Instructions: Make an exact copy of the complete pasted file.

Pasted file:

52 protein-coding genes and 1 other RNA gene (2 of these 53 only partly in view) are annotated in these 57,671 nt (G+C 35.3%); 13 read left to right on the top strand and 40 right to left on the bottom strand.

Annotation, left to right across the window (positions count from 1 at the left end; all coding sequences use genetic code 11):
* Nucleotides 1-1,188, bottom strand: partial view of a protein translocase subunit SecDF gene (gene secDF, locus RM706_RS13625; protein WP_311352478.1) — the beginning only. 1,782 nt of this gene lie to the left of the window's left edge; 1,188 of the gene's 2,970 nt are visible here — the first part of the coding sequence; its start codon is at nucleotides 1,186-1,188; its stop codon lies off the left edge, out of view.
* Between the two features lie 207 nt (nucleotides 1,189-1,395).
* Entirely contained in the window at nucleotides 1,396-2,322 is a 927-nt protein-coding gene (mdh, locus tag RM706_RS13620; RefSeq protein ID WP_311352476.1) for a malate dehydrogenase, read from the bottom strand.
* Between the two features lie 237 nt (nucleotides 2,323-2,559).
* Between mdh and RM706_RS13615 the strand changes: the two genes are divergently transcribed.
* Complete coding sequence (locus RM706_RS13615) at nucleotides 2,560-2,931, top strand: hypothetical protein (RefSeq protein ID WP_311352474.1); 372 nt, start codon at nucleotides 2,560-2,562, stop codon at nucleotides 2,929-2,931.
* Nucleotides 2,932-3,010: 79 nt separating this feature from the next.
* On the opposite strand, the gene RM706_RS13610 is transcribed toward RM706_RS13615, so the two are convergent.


52 protein-coding genes and 1 other RNA gene (2 of these 53 only partly in view) are annotated in these 57,671 nt (G+C 35.3%); 13 read left to right on the top strand and 40 right to left on the bottom strand.

Annotation, left to right across the window (positions count from 1 at the left end; all coding sequences use genetic code 11):
* Nucleotides 1-1,188, bottom strand: partial view of a protein translocase subunit SecDF gene (gene secDF, locus RM706_RS13625; protein WP_311352478.1) — the beginning only. 1,782 nt of this gene lie to the left of the window's left edge; 1,188 of the gene's 2,970 nt are visible here — the first part of the coding sequence; its start codon is at nucleotides 1,186-1,188; its stop codon lies off the left edge, out of view.
* Between the two features lie 207 nt (nucleotides 1,189-1,395).
* Entirely contained in the window at nucleotides 1,396-2,322 is a 927-nt protein-coding gene (mdh, locus tag RM706_RS13620; RefSeq protein ID WP_311352476.1) for a malate dehydrogenase, read from the bottom strand.
* Between the two features lie 237 nt (nucleotides 2,323-2,559).
* Between mdh and RM706_RS13615 the strand changes: the two genes are divergently transcribed.
* Complete coding sequence (locus RM706_RS13615) at nucleotides 2,560-2,931, top strand: hypothetical protein (RefSeq protein ID WP_311352474.1); 372 nt, start codon at nucleotides 2,560-2,562, stop codon at nucleotides 2,929-2,931.
* Nucleotides 2,932-3,010: 79 nt separating this feature from the next.
* On the opposite strand, the gene RM706_RS13610 is transcribed toward RM706_RS13615, so the two are convergent.